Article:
Sabayon GNU/Linux boasts a certain claim of featuring unparalleled hardware detection and configuration; each installation of my Operating System has yielded sucessful and I'm an ardent Sabayon GNU/Linux supporter.

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Sabayon Linux: Something for everyone

Posted by: Anonymous [ip: 76.111.22.174] on August 14, 2007 11:35 PM
Being a Sabayon beta guy, I am of course partisan to that distro, however, I am a bit concerned about the negative comment about Ubuntu. Sabayon's goals are the same as Ubuntu's in that they both strive hard to maintain a top quality Linux distro aimed at end users. Ubuntu obviously has a much much larger userbase to keep happy, and so it is much harder to please all of them, but they do please most. Sabayon has the advantage of having the solid source base of Portage and Gentoo, and its lead Developer is perhaps the best in his field and certainly the most talented as the distro reflects. He is mostly alone with Sabayon (props to Dark Mage) and considering the sheer size of the base plus all the new stuff he is working on, its really quite amazing what he has accomplished. That aside, Sabayon is THE distro of choice for those of us that just like everything to work out of the box, no hassle.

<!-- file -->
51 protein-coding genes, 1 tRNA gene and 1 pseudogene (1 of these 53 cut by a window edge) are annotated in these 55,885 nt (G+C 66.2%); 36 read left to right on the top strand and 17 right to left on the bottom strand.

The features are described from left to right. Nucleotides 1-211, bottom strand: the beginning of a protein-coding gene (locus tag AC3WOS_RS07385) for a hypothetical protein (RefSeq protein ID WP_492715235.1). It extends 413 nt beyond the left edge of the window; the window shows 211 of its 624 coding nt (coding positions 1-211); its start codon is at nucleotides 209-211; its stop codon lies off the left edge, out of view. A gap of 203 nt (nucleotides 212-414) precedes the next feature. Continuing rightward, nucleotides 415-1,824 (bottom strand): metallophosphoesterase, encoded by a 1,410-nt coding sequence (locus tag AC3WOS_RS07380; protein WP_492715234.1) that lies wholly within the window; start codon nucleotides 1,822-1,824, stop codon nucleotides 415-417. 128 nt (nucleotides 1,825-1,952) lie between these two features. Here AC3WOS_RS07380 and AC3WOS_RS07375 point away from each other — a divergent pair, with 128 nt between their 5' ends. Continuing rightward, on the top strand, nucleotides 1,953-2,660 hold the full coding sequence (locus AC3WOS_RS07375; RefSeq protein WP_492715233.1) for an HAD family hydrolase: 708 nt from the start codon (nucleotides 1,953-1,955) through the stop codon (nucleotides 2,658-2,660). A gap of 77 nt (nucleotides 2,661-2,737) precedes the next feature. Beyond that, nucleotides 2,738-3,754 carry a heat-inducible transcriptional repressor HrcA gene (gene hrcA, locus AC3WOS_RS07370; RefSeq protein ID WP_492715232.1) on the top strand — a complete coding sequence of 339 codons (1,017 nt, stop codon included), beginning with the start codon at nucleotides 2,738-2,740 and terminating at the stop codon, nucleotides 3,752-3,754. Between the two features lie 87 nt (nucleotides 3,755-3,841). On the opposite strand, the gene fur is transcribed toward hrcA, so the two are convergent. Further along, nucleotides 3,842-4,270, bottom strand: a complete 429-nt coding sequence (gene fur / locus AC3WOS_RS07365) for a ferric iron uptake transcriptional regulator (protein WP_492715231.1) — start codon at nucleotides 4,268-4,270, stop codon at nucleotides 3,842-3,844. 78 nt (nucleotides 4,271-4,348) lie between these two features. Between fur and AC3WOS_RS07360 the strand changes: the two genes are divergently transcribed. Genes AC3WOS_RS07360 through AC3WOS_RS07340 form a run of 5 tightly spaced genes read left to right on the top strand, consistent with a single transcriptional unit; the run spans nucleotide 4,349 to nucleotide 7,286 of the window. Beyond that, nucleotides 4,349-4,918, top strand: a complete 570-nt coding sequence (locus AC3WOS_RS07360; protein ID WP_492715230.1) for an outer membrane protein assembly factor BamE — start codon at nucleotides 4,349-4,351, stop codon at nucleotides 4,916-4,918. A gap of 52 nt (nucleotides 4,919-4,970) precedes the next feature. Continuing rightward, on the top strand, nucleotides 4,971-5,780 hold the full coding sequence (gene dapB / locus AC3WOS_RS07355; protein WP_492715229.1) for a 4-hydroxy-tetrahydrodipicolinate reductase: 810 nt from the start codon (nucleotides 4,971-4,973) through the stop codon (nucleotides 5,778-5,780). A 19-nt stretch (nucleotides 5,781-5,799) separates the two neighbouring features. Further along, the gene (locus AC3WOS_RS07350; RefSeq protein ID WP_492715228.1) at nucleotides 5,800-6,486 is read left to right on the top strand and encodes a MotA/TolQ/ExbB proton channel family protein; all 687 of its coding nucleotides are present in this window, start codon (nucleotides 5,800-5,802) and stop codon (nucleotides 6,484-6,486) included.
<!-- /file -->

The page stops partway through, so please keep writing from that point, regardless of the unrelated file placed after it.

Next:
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Sabayon Linux: Something for everyone

Posted by: Anonymous [ip: 66.72.39.22] on August 15, 2007 05:46 PM
Well I look forward to seeing this distribution grow and do wish them them the best, but I couldn't get it to boot the livecd on my pc nor could a friend on his. With or with out accelerated graphix.
Alvin ka9qlq

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Chicken leg Linux

Posted by: Anonymous [ip: 66.81.38.213] on August 16, 2007 05:36 PM
I am not going to even look at this chicken leg linux unless they change their logo and fit their main distro on 1 CD

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Sabayon Linux: Something for everyone

Posted by: Anonymous [ip: 76.177.192.124] on August 18, 2007 03:16 AM
I must agree. Sabayon is definately awsome.

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Sabayon Linux: Something for everyone

Posted by: Wolfger on August 18, 2007 08:22 AM
I think Sabayon has a lot going for it, not the least of which is a *beautiful* look. It's definitely the prettiest distro I've ever seen. Unfortunately, I spent over a week trying to upgrade all the packages in "world", and it was a headache. I never did finish upgrading (in 10 days!). Instead I moved on to try other distros. Not sure if upgrade hell is Sabayon's fault or Gentoo's, but it's Sabayon's responsibility to make things go smoother. If the problem stems from Gentoo, then Sabayon needs to evolve more and be less dependant on its parent distro.